But there was another Shankar, beyond those mathematical equations and derivations, who aspired to touch many more corners of life’s convex polyhedron.
Valluri had many stellar accomplishments in his distinguished career, but his 19 long years (1965-1984) as NAL’s Director were so intense, passionate, and momentous that everything before and after those two decades pales somewhat in comparison.
Dev Anand and Nutan return to Delhi of the early 1960s in Tere Ghar Ke Samne. Sadhana is enigmatic and beautiful in Woh Kaun Thi. Jeetendra manages to hold his own in the ridiculous Yaar Mera. Dev Anand and Sharmila Tagore try to kick up patriotic fervour in Yeh Gulistan Hamara.
Mehmood has his moments but he eventually leaves you groaning in Sadhu Aur Shaitaan. Guru Dutt provides company to the troubled Meena Kumari in Sahib Biwi Aur Ghulam. In spite of Amitabh Bachchan it requires grit and courage to survive Sanjog. Nutan shows off her magnificent acting prowess in Saudagar.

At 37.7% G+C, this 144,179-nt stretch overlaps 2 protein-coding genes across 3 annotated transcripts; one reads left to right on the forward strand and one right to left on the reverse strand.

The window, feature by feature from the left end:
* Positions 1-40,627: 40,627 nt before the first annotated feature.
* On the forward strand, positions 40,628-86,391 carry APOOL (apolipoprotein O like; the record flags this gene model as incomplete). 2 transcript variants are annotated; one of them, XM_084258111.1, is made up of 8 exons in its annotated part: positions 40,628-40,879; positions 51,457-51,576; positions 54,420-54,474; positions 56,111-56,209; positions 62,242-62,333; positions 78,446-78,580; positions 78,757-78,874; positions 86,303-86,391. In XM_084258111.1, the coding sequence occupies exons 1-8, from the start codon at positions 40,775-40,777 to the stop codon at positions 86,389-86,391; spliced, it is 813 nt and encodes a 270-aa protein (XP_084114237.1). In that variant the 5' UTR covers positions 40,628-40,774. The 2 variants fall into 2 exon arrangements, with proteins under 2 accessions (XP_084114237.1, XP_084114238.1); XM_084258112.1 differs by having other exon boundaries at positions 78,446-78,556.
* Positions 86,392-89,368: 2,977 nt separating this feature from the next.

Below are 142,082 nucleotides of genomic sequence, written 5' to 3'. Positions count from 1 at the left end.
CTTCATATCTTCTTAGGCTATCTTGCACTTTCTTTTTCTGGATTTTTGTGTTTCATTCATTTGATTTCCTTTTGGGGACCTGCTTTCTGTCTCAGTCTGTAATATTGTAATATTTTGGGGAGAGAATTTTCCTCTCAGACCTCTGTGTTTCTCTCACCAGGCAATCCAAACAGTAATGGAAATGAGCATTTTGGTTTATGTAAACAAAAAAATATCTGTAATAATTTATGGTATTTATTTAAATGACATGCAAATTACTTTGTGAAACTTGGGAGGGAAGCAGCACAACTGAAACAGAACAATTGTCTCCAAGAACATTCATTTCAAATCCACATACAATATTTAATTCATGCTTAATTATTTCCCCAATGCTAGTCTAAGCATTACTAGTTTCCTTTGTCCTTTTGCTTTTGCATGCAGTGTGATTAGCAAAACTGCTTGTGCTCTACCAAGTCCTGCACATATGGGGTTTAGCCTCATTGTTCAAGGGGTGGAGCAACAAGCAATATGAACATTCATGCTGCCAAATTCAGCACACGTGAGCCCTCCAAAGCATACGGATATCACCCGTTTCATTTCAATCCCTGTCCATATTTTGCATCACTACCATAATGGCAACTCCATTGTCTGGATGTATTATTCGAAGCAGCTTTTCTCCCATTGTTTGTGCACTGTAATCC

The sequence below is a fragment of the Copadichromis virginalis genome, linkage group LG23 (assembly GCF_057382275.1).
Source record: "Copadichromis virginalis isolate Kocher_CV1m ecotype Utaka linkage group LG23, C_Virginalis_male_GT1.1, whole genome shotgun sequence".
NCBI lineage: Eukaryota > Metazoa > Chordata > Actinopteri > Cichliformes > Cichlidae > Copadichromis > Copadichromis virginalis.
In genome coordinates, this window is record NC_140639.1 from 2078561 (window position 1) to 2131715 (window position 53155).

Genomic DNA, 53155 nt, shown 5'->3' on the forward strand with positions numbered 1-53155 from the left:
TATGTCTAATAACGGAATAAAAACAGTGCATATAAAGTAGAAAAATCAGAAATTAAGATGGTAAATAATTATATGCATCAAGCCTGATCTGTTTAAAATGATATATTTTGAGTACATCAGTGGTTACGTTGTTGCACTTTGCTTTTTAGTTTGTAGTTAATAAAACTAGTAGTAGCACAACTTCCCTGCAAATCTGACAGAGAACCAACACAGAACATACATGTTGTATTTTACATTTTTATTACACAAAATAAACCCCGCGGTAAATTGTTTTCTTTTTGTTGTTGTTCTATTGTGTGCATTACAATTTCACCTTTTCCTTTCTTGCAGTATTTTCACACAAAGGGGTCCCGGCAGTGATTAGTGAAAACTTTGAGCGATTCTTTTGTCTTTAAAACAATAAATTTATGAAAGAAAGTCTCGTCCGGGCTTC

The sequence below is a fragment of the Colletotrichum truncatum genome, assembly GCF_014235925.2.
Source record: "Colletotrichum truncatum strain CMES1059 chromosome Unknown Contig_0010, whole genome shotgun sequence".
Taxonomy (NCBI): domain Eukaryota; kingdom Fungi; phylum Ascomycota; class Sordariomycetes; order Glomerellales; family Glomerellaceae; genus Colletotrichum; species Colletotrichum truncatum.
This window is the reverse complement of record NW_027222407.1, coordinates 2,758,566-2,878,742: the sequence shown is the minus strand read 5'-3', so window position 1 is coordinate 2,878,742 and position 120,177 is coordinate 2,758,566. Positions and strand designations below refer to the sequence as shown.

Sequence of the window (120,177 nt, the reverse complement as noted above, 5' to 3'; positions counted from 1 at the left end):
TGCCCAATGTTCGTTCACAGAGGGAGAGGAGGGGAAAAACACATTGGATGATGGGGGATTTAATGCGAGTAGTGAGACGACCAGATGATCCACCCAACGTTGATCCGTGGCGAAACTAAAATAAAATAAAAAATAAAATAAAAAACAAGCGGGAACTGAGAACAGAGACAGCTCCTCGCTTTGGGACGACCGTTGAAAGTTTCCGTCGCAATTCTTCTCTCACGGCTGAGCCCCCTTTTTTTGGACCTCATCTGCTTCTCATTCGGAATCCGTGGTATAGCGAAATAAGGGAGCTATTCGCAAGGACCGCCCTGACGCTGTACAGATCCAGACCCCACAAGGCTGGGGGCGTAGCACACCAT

Vinod Khanna neutralizes every threat to Leena Chandavarkar’s life in Qaid. Shankar-Jaikishan’s music, and Sadhana’s beauty keeps Rajkumar afloat. Rickshawala has threats, tears, screams, seizures and, thankfully, Neetu Singh!
Dev Anand is earnest, Zeenat Aman is enticing, but it is hard to find any method or meaning in Prem Shastra. Guru Dutt is a poet that no one recognizes in the dark, melancholy but gripping Pyaasa. Vyjayantimala isn’t even pretending not to get bored in Pyar Hi Pyar.
Sanjeev Kumar manages to embellish even an absurd film like Paras. Raj Kapoor and Mehmood ensure that the classification problem fails in Parvarish. Jaya Bhaduri stays with you long after Piya Ka Ghar ends.
Meena Kumari tries to be the voice of sanity and hope in Mere Apne. Long before Mr India there was Mr X in Bombay. Munimji is saved by Dev Anand’s suave charm. Dharmendra is determined to destroy the evil of capitalism in 150 minutes in Naya Zamana.